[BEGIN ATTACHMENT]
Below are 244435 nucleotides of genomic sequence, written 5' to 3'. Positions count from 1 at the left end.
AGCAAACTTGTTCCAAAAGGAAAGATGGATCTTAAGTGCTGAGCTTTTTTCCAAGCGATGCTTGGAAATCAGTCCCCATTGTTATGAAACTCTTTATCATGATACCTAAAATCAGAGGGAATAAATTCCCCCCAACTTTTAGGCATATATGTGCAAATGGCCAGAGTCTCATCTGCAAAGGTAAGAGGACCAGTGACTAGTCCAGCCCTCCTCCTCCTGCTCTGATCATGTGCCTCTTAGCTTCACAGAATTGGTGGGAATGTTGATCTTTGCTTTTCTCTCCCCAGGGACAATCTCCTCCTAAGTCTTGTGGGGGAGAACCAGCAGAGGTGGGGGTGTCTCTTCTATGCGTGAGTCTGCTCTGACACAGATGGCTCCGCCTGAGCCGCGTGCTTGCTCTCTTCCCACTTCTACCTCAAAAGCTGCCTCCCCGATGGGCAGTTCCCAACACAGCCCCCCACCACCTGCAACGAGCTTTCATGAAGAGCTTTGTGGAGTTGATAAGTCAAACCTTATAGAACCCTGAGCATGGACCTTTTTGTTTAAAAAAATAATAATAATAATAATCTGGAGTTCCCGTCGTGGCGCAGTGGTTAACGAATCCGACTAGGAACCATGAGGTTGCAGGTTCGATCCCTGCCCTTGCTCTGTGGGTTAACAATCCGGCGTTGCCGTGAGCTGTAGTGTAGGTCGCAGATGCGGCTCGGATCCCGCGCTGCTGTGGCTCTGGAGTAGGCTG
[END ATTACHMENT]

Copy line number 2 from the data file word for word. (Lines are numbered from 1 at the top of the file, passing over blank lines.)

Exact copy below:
AGCAAACTTGTTCCAAAAGGAAAGATGGATCTTAAGTGCTGAGCTTTTTTCCAAGCGATGCTTGGAAATCAGTCCCCATTGTTATGAAACTCTTTATCATGATACCTAAAATCAGAGGGAATAAATTCCCCCCAACTTTTAGGCATATATGTGCAAATGGCCAGAGTCTCATCTGCAAAGGTAAGAGGACCAGTGACTAGTCCAGCCCTCCTCCTCCTGCTCTGATCATGTGCCTCTTAGCTTCACAGAATTGGTGGGAATGTTGATCTTTGCTTTTCTCTCCCCAGGGACAATCTCCTCCTAAGTCTTGTGGGGGAGAACCAGCAGAGGTGGGGGTGTCTCTTCTATGCGTGAGTCTGCTCTGACACAGATGGCTCCGCCTGAGCCGCGTGCTTGCTCTCTTCCCACTTCTACCTCAAAAGCTGCCTCCCCGATGGGCAGTTCCCAACACAGCCCCCCACCACCTGCAACGAGCTTTCATGAAGAGCTTTGTGGAGTTGATAAGTCAAACCTTATAGAACCCTGAGCATGGACCTTTTTGTTTAAAAAAATAATAATAATAATAATCTGGAGTTCCCGTCGTGGCGCAGTGGTTAACGAATCCGACTAGGAACCATGAGGTTGCAGGTTCGATCCCTGCCCTTGCTCTGTGGGTTAACAATCCGGCGTTGCCGTGAGCTGTAGTGTAGGTCGCAGATGCGGCTCGGATCCCGCGCTGCTGTGGCTCTGGAGTAGGCTG